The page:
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Our Despatches from the Front (No. 44).

15th July 1915, Page 7
15th July 1915
Page 7
Page 8
Page 9
Page 7, 15th July 1915 — Our Despatches from the Front (No. 44).
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Which of the following most accurately describes the problem?

The Discomforts of a Circus in Use as a Barracks. Rubbish that is Sold to the Troops. A Clean-lorry Competition.

These messages from Our Own Special Correspondents have been submitted to and censored by the Press Bureau, which does not object to their publication but takes no responsibility for the correctness of the statements contained therein.--ED. • "AWAY FROM ENGLAND,"

,5t11 July, 1915.

A.S.C. Privileges.

Many privileges and there was ) corps or regiment more priviged than the A.S.C.) have been ithdrawn owing to the enema-cheat and advantages taken by a w of our predecessors. For the w the many must suffer. This aes not seriously affect the " pasInt " but those connected with the aff and thus tied down feel it lore. But there are certain places here the organization is distinctly eak. As an example take the 1/lines at MEIN Advanced Base. ive for as many hundred men ; bey are not only primitive but ept in a disgraceful condition and uring the last few days have been sat down altogether. Also the leeping accommodation: when one s obliged to lie down on the floor etween the seats of a circus, the readth from bench seat support to se next parallel bench is but 14 is. The carpet cushions are still .4t nailed on and collect quantities I dust to be dispersed every time hey are walked over. On waking a. the morning -a film of dust can e literally felt on one's face, rhereas the free labour of half-alozen carpenters could turn the dace into a comparative palace.

To Cleaning One Car, IS 12s.

It is all very well to argue that

t is war time. We at a Base away rom the nerve-tension and thunler of a battlefield cannot accept his excuse ; besides, neither the .ffieers nor ourselves are rushed or.

;xcited. We have time to eat, leep and think, and at a pinch ve might find time to do some work ristmd of lounging about the quare with lorries, smoking idly, Lnd, as aforesaid, polishing up 'rms. Although it is only fair to .olcl that conditions differ at vanma stations and that sometimes he " fatigues " a-re exceedingly lard and the work not always deirable or necessary. On the other sand I have seen twelve men told iff for the day to wash a car. 312s for cleansing! instead of illing in their time with useful lecnres on things mechanical and otiographkal, or a little drill, or ifle instruction and shooting. Men ire going up to the line never hayng fired a shot, not knowing even /ow to hold a rifle, or the use of a 5ight, or how to load. Revolvers inder such circumstances would be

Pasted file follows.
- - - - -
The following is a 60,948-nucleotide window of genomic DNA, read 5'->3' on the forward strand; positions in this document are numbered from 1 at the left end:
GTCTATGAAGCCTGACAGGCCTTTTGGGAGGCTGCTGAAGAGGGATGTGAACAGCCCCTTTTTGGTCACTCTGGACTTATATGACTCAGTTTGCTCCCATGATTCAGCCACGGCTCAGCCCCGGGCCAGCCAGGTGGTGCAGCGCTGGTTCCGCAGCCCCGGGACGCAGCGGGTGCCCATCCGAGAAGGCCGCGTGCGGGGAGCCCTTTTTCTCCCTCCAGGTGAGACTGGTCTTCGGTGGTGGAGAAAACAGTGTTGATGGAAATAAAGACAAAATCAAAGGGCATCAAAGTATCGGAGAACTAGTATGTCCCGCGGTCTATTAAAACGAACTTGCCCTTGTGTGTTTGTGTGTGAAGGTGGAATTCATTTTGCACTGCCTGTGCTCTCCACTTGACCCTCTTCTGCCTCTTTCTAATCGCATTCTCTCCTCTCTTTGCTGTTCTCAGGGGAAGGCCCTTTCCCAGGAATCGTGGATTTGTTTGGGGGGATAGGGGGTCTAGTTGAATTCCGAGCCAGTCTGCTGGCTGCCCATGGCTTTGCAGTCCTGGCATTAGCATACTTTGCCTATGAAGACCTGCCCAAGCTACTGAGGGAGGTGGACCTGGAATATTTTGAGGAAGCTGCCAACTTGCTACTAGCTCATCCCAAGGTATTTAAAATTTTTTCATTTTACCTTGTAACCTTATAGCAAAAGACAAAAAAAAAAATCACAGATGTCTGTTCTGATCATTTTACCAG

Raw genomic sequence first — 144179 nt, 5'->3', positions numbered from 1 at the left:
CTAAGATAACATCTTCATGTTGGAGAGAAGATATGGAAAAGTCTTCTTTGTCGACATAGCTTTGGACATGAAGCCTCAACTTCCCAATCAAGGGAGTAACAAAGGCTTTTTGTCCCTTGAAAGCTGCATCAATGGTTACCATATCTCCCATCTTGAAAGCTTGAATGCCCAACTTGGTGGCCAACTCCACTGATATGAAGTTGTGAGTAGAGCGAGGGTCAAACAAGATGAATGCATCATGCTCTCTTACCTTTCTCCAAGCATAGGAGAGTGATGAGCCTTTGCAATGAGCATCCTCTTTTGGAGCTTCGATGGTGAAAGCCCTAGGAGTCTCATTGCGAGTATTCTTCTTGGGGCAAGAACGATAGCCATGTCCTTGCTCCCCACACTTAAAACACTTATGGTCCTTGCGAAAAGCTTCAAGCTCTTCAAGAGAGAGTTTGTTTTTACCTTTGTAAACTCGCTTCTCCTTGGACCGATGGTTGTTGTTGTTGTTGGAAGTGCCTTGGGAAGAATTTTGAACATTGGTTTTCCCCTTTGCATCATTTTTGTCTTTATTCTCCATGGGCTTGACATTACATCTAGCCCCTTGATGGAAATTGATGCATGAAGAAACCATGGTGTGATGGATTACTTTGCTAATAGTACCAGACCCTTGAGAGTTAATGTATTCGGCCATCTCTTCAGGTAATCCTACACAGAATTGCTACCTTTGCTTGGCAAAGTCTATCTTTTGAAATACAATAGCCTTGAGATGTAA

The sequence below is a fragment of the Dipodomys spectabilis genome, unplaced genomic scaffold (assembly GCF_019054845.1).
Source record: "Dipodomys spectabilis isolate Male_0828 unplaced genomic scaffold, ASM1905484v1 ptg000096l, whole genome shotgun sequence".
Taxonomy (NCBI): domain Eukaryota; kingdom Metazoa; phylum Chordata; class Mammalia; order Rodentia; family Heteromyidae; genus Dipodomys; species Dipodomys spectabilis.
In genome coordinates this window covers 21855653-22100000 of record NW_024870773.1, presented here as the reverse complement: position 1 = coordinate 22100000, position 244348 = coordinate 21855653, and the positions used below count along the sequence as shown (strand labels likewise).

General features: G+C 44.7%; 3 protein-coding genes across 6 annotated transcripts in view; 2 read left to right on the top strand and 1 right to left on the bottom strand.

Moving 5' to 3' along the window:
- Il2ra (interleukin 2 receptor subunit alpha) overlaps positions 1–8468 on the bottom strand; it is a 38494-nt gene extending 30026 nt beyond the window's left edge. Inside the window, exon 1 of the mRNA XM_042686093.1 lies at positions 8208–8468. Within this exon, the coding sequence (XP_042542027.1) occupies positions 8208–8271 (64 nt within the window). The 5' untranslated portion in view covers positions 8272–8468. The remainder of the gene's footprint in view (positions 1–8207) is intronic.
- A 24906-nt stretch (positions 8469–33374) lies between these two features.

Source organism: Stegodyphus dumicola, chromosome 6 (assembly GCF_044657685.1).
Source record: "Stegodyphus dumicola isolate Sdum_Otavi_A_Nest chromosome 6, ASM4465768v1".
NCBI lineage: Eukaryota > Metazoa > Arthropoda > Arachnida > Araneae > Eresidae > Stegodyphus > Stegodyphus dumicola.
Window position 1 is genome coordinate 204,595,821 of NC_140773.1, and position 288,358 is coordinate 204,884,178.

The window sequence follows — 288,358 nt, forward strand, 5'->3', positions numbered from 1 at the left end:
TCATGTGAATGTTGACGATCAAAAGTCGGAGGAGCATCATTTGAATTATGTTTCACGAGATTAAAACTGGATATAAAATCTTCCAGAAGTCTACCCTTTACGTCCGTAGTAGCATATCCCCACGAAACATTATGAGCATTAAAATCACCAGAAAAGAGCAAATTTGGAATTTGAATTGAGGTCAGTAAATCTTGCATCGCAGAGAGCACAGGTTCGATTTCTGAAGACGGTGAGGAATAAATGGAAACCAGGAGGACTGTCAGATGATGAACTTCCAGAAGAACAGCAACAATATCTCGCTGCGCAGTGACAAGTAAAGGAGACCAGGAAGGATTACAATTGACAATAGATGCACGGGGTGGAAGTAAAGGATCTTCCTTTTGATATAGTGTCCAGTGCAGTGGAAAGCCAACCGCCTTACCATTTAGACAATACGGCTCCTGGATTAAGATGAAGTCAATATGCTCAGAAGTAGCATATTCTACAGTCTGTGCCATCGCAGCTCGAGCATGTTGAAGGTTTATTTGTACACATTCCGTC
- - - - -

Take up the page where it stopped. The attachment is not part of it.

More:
cheaper, handier and more efficient.

The Slacker's Hiding-places.

It is extraordinary the number of able-bodied men there are hiding in the various offices or behind Y.M.C.A. counters. In the one sergeants and sergeant-majors acting as typists pure and simple, in the other strapping fellows serving tea and cake. We should have thought that females could amply have fulfilled these offices and so liberated the men for sterner undertakings.

A Few Swindles.

By the way it is discreditable how some firms are taking advan tage of the men's position out here and inflicting rubbish on them in the shape of smaller unfilled cigarettes (" soldiers' quality "—usual price). The Government are also being sold what appears to be leather bootlaces, which are only cheap mohair ones dipped in a kind of glue and pressed square. It is further noted that when the enamel of some makes of all-black cycles wears off, the handlebars, cranks; hubs, fittings, etc., are found to have had the usual plating process omitted thus allowing the expoSed parts to rust. We wonder whetherthese makers had the Government's sanction for this?

Again the boots costing 16s. 6d

a pair,' in spite of in:soles, generally give up the ghost in less than two months, wearing out in the centre of the sole in a miraculous. manner.

Inefficiency and Overpay.